Back in 2019, developers Flight School Studio gave us Creature in the Well, a rather bold and unique attempt at blending dungeon crawlers with pinball mechanics. Not that the indie scene is any stranger to such offbeat hybrids of concepts and/or gameplay genres, but it was still an odd mixture that turned a few heads. It ended up being a success, though, with a nice chunk of good reviews. And now they’re back with another quirky blend in the form of Stonefly, a top-down action/adventure game that blends mech combat, Ferngully and Super Smash Bros. It’s another ambitious concoction, but unfortunately it doesn’t go down as smoothly as you’d hope.
Set in a sci-fi world with miniature people inhabiting a much larger world, Stonefly sees you playing as Annika, a promising young inventor who works on fixing insect-like mechs with their father. Upon needing to run an errand late one night, though, she takes her mother’s out for a ride, but finds it stolen soon afterward. Having disappointed their dad, they now set out to retrieve this heirloom, hooking up with a group of additional pilots known as Acorn Corps along the way. After getting her hooked up with an old junker, Annika has what they need to traverse the wilderness and search for the thief, all while coming into contact with Acorn Corps again and learning about an odd figure who may fit into things…
It’s a simple story, largely focusing on Annika’s time with Acorn Corps, and seeing her appreciate the various adventures and sights they take in along the way while also developing their skills at constructing mechs. It’s an effective one, though, thanks to a cast of likeable characters, a unique miniaturized world with its own various species and quirks (even if the cast is limited), and the feeling of a grand, epic journey, even if the ultimate goal is basically just to journey through forests and marshes and retrieve Dad’s prized vehicle. They just do a good job of telling a nice and fun, classic little adventure, and have an intriguing universe set up.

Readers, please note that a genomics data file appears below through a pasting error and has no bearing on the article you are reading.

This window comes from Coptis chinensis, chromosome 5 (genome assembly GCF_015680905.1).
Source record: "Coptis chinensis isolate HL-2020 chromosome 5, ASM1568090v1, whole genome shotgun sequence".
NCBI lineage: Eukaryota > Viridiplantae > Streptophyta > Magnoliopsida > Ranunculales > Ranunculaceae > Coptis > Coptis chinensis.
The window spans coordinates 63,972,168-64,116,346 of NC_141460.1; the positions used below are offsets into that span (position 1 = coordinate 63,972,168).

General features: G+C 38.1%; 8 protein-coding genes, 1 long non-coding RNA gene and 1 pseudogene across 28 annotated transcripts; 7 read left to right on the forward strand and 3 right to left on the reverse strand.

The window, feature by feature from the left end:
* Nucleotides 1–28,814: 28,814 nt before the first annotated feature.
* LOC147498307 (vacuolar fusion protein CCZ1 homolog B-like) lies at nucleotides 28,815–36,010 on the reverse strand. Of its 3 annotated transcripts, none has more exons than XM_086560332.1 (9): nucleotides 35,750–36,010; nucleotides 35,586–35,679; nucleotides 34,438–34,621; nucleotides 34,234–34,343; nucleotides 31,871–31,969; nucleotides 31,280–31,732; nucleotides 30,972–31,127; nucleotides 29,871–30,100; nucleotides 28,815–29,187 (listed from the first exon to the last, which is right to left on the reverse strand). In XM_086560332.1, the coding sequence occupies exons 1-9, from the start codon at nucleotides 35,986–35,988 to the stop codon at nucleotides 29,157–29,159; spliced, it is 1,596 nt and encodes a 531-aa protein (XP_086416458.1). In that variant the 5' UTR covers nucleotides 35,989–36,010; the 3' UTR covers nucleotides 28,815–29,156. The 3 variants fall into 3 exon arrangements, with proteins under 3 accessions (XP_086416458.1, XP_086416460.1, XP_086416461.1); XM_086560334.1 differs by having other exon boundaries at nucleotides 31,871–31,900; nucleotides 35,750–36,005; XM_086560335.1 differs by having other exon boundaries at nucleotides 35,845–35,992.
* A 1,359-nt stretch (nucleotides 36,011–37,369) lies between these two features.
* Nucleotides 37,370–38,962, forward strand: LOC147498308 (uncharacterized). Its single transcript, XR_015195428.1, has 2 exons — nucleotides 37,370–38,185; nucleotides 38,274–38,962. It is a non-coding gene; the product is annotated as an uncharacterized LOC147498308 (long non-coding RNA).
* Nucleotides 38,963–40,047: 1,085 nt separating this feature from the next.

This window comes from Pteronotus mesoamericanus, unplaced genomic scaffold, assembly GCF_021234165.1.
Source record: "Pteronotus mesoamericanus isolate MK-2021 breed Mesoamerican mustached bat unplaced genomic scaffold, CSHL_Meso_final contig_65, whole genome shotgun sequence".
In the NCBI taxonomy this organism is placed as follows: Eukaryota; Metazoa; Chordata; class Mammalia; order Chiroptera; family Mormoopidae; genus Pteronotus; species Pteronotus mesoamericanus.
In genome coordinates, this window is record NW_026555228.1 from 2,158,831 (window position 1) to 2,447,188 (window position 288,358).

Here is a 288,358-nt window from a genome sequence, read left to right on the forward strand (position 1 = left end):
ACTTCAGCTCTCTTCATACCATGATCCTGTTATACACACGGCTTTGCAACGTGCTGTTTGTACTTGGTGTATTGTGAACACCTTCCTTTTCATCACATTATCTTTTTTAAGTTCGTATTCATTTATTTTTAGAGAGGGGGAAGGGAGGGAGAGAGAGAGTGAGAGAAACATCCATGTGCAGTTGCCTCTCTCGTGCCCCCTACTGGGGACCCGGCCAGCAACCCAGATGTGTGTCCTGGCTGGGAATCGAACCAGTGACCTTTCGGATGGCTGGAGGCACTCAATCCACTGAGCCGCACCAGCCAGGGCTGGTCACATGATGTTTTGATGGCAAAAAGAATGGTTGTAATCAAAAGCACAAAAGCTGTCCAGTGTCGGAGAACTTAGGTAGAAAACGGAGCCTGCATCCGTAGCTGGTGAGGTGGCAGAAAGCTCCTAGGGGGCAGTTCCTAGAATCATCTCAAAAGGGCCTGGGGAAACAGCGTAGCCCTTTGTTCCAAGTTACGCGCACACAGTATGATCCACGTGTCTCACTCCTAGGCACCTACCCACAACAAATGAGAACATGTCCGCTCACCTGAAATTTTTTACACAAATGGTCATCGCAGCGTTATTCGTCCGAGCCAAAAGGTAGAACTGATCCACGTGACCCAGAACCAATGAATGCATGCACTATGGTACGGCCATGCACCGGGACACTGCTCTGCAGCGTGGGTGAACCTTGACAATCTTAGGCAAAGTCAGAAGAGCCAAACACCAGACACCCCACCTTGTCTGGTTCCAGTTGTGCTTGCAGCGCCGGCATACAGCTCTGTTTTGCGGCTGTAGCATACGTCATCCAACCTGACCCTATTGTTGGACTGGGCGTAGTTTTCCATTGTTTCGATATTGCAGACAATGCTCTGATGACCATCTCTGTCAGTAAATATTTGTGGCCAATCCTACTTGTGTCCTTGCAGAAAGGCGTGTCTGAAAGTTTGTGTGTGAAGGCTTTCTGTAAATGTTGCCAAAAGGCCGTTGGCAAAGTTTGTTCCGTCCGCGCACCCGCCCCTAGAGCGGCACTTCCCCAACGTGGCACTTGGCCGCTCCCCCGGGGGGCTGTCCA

And of course, it helps the the aforementioned miniaturized world is gorgeous. The vibrant style captures each bit of nature perfectly, be it brisk autumn colors seen in groups of leaves, thorny briars that loop across the ground or the various insects that you battle, which are imposing yet gorgeous, decked out in a variety of colors. The soundtrack is also amazing, with perfectly chill electronic tracks that fit the wilderness scene perfectly, especially as you effortlessly glide through the air, soaking in the sights of the vast land before you, seeing all of the foliage from a distance. It all makes for what should be a terrific, modest three-to-four-hour narrative-focused adventure with some light combat. Sadly, that isn’t the game Stonefly wants to be.
In many ways, Stonefly is reminiscent of the recent The Wild at Heart. Both are quirky adventures with unique worlds and characters with jaw-dropping visuals that emphasize the world and nature around them, and both also suffer from an excessive amount of padding, even if they clock in at a shorter time. But while The Wild at Heart’s padding mainly came in the form of an excessive amount of mechanics and features that felt unnecessary and could largely be skipped, Stonefly tries to stretch out its runtime too hard with mandatory bits to the point of annoyance.
The main delivery method of padding in Stonefly is via mineral collecting. There are six different types of minerals to mine for, which can be spent towards customizing your insect mech and adding upgrades to it, either as part of the blueprints Annika think up or payment towards parts that you need. The problem is that at certain times, Annika refuses to advance the story until she installs a certain upgrade. From the sound of that, you may think this is going to be like a metroidvania game, where you need to get something that helps you get past an obstacle in order to access a new area. That, however, happens exactly once in this game. The rest of the time, Annika basically just goes “I really don’t want to leave until I’ve shown the crew the new Slow ability I’ve come up with,” or words to that effect, and you’re not budging until you develop it. And you never need to use it during the mission after. A ton of the upgrades aren’t needed, in fact.